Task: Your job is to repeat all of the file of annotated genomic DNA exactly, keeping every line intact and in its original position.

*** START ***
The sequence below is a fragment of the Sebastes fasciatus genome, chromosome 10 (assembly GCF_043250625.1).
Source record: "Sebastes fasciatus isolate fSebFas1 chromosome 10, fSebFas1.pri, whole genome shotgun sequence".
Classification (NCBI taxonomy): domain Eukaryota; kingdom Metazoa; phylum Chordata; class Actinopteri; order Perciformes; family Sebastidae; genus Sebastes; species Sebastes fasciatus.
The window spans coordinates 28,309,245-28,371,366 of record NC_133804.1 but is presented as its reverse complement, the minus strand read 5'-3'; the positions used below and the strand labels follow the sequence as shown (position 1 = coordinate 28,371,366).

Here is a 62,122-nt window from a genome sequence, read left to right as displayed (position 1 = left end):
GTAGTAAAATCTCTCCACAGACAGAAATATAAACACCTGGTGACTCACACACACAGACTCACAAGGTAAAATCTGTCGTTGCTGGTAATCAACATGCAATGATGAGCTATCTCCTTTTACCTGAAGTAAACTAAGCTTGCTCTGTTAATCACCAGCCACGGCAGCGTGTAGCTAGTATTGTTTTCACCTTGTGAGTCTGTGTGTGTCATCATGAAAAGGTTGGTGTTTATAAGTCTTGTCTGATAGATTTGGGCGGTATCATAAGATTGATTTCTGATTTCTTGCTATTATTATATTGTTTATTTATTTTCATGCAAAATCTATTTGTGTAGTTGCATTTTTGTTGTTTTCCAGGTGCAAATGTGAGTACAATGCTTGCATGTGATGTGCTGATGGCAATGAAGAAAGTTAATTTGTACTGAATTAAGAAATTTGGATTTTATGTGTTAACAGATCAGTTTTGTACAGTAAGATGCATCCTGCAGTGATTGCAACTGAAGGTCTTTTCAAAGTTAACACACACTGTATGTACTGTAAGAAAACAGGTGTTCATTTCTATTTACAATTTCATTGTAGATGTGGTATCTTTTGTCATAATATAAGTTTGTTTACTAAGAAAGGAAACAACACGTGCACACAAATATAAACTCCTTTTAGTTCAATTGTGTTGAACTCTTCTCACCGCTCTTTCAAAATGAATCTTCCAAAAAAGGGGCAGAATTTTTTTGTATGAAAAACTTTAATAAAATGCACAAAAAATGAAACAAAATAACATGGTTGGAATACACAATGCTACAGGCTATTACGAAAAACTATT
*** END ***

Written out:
The sequence below is a fragment of the Sebastes fasciatus genome, chromosome 10 (assembly GCF_043250625.1).
Source record: "Sebastes fasciatus isolate fSebFas1 chromosome 10, fSebFas1.pri, whole genome shotgun sequence".
Classification (NCBI taxonomy): domain Eukaryota; kingdom Metazoa; phylum Chordata; class Actinopteri; order Perciformes; family Sebastidae; genus Sebastes; species Sebastes fasciatus.
The window spans coordinates 28,309,245-28,371,366 of record NC_133804.1 but is presented as its reverse complement, the minus strand read 5'-3'; the positions used below and the strand labels follow the sequence as shown (position 1 = coordinate 28,371,366).

Here is a 62,122-nt window from a genome sequence, read left to right as displayed (position 1 = left end):
GTAGTAAAATCTCTCCACAGACAGAAATATAAACACCTGGTGACTCACACACACAGACTCACAAGGTAAAATCTGTCGTTGCTGGTAATCAACATGCAATGATGAGCTATCTCCTTTTACCTGAAGTAAACTAAGCTTGCTCTGTTAATCACCAGCCACGGCAGCGTGTAGCTAGTATTGTTTTCACCTTGTGAGTCTGTGTGTGTCATCATGAAAAGGTTGGTGTTTATAAGTCTTGTCTGATAGATTTGGGCGGTATCATAAGATTGATTTCTGATTTCTTGCTATTATTATATTGTTTATTTATTTTCATGCAAAATCTATTTGTGTAGTTGCATTTTTGTTGTTTTCCAGGTGCAAATGTGAGTACAATGCTTGCATGTGATGTGCTGATGGCAATGAAGAAAGTTAATTTGTACTGAATTAAGAAATTTGGATTTTATGTGTTAACAGATCAGTTTTGTACAGTAAGATGCATCCTGCAGTGATTGCAACTGAAGGTCTTTTCAAAGTTAACACACACTGTATGTACTGTAAGAAAACAGGTGTTCATTTCTATTTACAATTTCATTGTAGATGTGGTATCTTTTGTCATAATATAAGTTTGTTTACTAAGAAAGGAAACAACACGTGCACACAAATATAAACTCCTTTTAGTTCAATTGTGTTGAACTCTTCTCACCGCTCTTTCAAAATGAATCTTCCAAAAAAGGGGCAGAATTTTTTTGTATGAAAAACTTTAATAAAATGCACAAAAAATGAAACAAAATAACATGGTTGGAATACACAATGCTACAGGCTATTACGAAAAACTATT